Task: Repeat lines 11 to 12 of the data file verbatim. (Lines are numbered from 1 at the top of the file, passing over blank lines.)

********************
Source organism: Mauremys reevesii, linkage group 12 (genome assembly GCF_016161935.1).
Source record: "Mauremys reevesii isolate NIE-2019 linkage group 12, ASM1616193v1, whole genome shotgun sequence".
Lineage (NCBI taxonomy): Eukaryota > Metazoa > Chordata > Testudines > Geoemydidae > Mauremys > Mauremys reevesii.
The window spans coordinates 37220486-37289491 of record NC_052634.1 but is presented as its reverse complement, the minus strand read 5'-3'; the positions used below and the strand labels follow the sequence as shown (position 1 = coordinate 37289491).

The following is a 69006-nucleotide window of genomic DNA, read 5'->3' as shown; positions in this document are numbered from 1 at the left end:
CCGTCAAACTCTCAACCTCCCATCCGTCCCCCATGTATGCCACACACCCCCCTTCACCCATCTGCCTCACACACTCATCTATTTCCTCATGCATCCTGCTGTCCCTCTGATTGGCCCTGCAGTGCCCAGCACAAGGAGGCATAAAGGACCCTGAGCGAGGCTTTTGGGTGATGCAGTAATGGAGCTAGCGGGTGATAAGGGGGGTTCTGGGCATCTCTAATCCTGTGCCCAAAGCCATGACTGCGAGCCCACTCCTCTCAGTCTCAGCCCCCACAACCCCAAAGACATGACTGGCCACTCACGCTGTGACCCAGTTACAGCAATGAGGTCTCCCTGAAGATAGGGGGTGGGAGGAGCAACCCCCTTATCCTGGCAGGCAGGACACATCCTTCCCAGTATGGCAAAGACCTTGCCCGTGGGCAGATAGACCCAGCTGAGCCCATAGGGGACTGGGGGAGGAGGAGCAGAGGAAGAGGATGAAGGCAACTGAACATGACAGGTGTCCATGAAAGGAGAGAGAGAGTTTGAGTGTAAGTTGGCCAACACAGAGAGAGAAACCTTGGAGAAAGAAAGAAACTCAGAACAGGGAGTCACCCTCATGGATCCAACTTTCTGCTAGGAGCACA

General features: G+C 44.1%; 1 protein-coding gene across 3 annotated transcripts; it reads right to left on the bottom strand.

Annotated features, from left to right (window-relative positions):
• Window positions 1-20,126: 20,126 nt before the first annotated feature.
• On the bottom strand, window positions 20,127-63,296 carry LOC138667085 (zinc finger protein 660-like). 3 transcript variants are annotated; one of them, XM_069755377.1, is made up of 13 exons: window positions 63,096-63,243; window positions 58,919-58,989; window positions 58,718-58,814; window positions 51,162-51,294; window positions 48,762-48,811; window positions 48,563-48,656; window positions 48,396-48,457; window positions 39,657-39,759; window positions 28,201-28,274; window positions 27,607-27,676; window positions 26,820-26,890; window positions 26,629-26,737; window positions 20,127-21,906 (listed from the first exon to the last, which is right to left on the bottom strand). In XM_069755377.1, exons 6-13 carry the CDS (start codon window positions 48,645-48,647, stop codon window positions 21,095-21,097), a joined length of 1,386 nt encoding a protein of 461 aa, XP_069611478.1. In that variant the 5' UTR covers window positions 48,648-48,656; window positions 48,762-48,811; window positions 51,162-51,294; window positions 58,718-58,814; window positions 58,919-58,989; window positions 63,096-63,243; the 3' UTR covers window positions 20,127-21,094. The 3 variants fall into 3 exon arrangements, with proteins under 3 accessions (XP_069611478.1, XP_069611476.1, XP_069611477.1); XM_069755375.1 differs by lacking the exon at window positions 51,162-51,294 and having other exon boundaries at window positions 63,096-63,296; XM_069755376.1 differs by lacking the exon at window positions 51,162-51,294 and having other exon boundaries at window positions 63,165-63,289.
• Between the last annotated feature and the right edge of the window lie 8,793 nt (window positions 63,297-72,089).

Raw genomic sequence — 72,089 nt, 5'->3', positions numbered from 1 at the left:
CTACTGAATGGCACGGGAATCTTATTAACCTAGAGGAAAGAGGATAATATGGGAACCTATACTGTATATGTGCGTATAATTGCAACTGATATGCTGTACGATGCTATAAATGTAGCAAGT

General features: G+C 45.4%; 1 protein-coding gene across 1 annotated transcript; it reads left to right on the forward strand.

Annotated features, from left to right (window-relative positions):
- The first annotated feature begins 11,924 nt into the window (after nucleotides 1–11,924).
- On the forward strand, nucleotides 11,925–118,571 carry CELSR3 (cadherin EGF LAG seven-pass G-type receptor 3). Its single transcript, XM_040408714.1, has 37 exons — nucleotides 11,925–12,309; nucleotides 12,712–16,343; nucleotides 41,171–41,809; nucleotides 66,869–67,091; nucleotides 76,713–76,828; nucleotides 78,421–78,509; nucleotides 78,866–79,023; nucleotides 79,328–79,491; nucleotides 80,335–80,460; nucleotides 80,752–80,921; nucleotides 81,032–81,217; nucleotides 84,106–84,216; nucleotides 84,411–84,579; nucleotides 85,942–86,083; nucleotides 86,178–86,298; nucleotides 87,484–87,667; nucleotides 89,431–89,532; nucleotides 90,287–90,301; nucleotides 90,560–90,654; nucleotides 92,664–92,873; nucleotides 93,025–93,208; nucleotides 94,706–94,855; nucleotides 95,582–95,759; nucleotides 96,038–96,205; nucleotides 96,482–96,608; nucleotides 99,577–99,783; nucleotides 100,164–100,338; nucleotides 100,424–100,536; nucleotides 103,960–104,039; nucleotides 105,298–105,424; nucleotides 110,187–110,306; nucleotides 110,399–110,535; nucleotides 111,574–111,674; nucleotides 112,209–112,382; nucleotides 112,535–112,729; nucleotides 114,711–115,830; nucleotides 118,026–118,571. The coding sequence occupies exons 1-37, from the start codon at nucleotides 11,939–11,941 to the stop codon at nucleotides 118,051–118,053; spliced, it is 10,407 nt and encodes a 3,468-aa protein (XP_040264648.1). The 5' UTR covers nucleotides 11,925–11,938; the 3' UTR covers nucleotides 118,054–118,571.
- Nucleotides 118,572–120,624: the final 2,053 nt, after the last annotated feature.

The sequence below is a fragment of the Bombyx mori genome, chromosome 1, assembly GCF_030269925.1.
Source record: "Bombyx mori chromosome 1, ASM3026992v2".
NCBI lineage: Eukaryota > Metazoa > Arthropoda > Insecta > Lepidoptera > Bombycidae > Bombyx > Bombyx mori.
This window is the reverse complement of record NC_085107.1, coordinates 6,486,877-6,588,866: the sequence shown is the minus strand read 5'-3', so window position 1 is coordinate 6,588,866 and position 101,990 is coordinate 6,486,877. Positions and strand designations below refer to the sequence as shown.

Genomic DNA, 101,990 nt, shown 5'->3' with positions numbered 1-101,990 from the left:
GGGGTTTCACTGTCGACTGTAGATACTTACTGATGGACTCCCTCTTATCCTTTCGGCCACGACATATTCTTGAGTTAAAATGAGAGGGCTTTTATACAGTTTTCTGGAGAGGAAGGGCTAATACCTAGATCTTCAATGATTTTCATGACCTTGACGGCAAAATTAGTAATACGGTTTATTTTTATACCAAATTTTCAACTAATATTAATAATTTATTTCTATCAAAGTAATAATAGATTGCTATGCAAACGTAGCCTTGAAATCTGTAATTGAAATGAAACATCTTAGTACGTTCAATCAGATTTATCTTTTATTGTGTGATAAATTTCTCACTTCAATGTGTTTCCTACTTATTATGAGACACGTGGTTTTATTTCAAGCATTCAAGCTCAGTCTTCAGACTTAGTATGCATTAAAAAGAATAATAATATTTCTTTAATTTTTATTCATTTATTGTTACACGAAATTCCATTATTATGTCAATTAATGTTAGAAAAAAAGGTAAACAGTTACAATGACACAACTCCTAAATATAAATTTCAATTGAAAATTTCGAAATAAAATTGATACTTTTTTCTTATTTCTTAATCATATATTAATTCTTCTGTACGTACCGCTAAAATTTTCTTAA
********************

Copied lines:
• Between the last annotated feature and the right edge of the window lie 8,793 nt (window positions 63,297-72,089).

Raw genomic sequence — 72,089 nt, 5'->3', positions numbered from 1 at the left: